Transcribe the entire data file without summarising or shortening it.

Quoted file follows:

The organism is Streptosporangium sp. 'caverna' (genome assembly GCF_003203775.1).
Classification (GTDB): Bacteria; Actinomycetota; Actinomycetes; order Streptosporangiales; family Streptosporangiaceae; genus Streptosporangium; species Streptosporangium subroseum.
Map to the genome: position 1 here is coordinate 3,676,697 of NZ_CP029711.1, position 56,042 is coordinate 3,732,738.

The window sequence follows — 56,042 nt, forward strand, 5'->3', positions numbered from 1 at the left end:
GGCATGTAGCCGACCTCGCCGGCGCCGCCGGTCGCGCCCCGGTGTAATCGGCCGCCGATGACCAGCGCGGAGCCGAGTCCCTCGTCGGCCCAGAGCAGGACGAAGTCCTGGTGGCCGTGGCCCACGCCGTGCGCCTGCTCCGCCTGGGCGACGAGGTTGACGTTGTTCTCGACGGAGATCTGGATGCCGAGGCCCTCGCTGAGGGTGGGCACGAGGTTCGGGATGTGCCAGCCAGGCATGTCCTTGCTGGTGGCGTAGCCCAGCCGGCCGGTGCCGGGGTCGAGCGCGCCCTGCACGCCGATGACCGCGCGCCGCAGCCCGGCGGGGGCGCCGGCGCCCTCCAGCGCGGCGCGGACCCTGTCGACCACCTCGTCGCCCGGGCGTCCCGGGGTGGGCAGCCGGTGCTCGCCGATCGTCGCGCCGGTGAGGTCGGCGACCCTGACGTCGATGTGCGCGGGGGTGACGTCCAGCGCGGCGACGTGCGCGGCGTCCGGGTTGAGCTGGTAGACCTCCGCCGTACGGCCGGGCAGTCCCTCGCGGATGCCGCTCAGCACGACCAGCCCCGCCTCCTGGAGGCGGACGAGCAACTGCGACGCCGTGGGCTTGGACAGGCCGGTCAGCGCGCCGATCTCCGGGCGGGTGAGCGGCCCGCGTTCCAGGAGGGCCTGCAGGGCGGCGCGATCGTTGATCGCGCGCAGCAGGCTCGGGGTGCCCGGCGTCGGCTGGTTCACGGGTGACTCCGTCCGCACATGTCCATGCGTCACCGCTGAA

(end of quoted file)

The organism is Streptosporangium sp. 'caverna' (genome assembly GCF_003203775.1).
Classification (GTDB): Bacteria; Actinomycetota; Actinomycetes; order Streptosporangiales; family Streptosporangiaceae; genus Streptosporangium; species Streptosporangium subroseum.
Map to the genome: position 1 here is coordinate 3,676,697 of NZ_CP029711.1, position 56,042 is coordinate 3,732,738.

The window sequence follows — 56,042 nt, forward strand, 5'->3', positions numbered from 1 at the left end:
GGCATGTAGCCGACCTCGCCGGCGCCGCCGGTCGCGCCCCGGTGTAATCGGCCGCCGATGACCAGCGCGGAGCCGAGTCCCTCGTCGGCCCAGAGCAGGACGAAGTCCTGGTGGCCGTGGCCCACGCCGTGCGCCTGCTCCGCCTGGGCGACGAGGTTGACGTTGTTCTCGACGGAGATCTGGATGCCGAGGCCCTCGCTGAGGGTGGGCACGAGGTTCGGGATGTGCCAGCCAGGCATGTCCTTGCTGGTGGCGTAGCCCAGCCGGCCGGTGCCGGGGTCGAGCGCGCCCTGCACGCCGATGACCGCGCGCCGCAGCCCGGCGGGGGCGCCGGCGCCCTCCAGCGCGGCGCGGACCCTGTCGACCACCTCGTCGCCCGGGCGTCCCGGGGTGGGCAGCCGGTGCTCGCCGATCGTCGCGCCGGTGAGGTCGGCGACCCTGACGTCGATGTGCGCGGGGGTGACGTCCAGCGCGGCGACGTGCGCGGCGTCCGGGTTGAGCTGGTAGACCTCCGCCGTACGGCCGGGCAGTCCCTCGCGGATGCCGCTCAGCACGACCAGCCCCGCCTCCTGGAGGCGGACGAGCAACTGCGACGCCGTGGGCTTGGACAGGCCGGTCAGCGCGCCGATCTCCGGGCGGGTGAGCGGCCCGCGTTCCAGGAGGGCCTGCAGGGCGGCGCGATCGTTGATCGCGCGCAGCAGGCTCGGGGTGCCCGGCGTCGGCTGGTTCACGGGTGACTCCGTCCGCACATGTCCATGCGTCACCGCTGAA